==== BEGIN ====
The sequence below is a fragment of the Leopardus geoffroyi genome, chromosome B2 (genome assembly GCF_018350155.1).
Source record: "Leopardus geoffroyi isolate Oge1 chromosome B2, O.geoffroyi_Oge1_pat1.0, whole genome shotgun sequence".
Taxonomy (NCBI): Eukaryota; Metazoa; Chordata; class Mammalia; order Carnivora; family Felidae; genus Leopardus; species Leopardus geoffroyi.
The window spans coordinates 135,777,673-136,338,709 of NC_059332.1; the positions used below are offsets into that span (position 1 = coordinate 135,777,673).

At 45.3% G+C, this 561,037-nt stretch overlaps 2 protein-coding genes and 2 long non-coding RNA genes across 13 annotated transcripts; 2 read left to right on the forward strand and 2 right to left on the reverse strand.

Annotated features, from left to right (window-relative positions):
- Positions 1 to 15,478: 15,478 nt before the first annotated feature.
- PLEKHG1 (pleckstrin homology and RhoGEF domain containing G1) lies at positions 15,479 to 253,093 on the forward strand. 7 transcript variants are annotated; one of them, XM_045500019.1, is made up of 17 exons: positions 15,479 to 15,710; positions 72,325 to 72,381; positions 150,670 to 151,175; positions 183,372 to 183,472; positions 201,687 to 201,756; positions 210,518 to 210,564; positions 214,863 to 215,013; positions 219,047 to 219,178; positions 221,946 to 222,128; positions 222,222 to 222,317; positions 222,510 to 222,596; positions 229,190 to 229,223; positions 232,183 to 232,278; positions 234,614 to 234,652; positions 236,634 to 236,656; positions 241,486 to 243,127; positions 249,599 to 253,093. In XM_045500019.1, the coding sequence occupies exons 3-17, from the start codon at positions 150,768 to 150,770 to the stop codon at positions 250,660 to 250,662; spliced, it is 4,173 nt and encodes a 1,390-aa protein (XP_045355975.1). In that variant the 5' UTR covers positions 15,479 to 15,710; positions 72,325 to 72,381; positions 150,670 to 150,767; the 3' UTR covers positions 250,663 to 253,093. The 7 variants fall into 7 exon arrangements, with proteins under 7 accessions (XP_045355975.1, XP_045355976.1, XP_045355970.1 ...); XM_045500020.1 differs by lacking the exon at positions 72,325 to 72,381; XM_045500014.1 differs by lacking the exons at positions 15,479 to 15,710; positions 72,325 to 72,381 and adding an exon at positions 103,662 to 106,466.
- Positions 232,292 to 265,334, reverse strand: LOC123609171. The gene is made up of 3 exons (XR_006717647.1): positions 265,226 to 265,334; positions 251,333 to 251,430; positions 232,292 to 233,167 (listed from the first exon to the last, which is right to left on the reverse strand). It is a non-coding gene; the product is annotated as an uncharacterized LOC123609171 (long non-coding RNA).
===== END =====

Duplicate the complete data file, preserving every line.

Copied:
The sequence below is a fragment of the Leopardus geoffroyi genome, chromosome B2 (genome assembly GCF_018350155.1).
Source record: "Leopardus geoffroyi isolate Oge1 chromosome B2, O.geoffroyi_Oge1_pat1.0, whole genome shotgun sequence".
Taxonomy (NCBI): Eukaryota; Metazoa; Chordata; class Mammalia; order Carnivora; family Felidae; genus Leopardus; species Leopardus geoffroyi.
The window spans coordinates 135,777,673-136,338,709 of NC_059332.1; the positions used below are offsets into that span (position 1 = coordinate 135,777,673).

At 45.3% G+C, this 561,037-nt stretch overlaps 2 protein-coding genes and 2 long non-coding RNA genes across 13 annotated transcripts; 2 read left to right on the forward strand and 2 right to left on the reverse strand.

Annotated features, from left to right (window-relative positions):
- Positions 1 to 15,478: 15,478 nt before the first annotated feature.
- PLEKHG1 (pleckstrin homology and RhoGEF domain containing G1) lies at positions 15,479 to 253,093 on the forward strand. 7 transcript variants are annotated; one of them, XM_045500019.1, is made up of 17 exons: positions 15,479 to 15,710; positions 72,325 to 72,381; positions 150,670 to 151,175; positions 183,372 to 183,472; positions 201,687 to 201,756; positions 210,518 to 210,564; positions 214,863 to 215,013; positions 219,047 to 219,178; positions 221,946 to 222,128; positions 222,222 to 222,317; positions 222,510 to 222,596; positions 229,190 to 229,223; positions 232,183 to 232,278; positions 234,614 to 234,652; positions 236,634 to 236,656; positions 241,486 to 243,127; positions 249,599 to 253,093. In XM_045500019.1, the coding sequence occupies exons 3-17, from the start codon at positions 150,768 to 150,770 to the stop codon at positions 250,660 to 250,662; spliced, it is 4,173 nt and encodes a 1,390-aa protein (XP_045355975.1). In that variant the 5' UTR covers positions 15,479 to 15,710; positions 72,325 to 72,381; positions 150,670 to 150,767; the 3' UTR covers positions 250,663 to 253,093. The 7 variants fall into 7 exon arrangements, with proteins under 7 accessions (XP_045355975.1, XP_045355976.1, XP_045355970.1 ...); XM_045500020.1 differs by lacking the exon at positions 72,325 to 72,381; XM_045500014.1 differs by lacking the exons at positions 15,479 to 15,710; positions 72,325 to 72,381 and adding an exon at positions 103,662 to 106,466.
- Positions 232,292 to 265,334, reverse strand: LOC123609171. The gene is made up of 3 exons (XR_006717647.1): positions 265,226 to 265,334; positions 251,333 to 251,430; positions 232,292 to 233,167 (listed from the first exon to the last, which is right to left on the reverse strand). It is a non-coding gene; the product is annotated as an uncharacterized LOC123609171 (long non-coding RNA).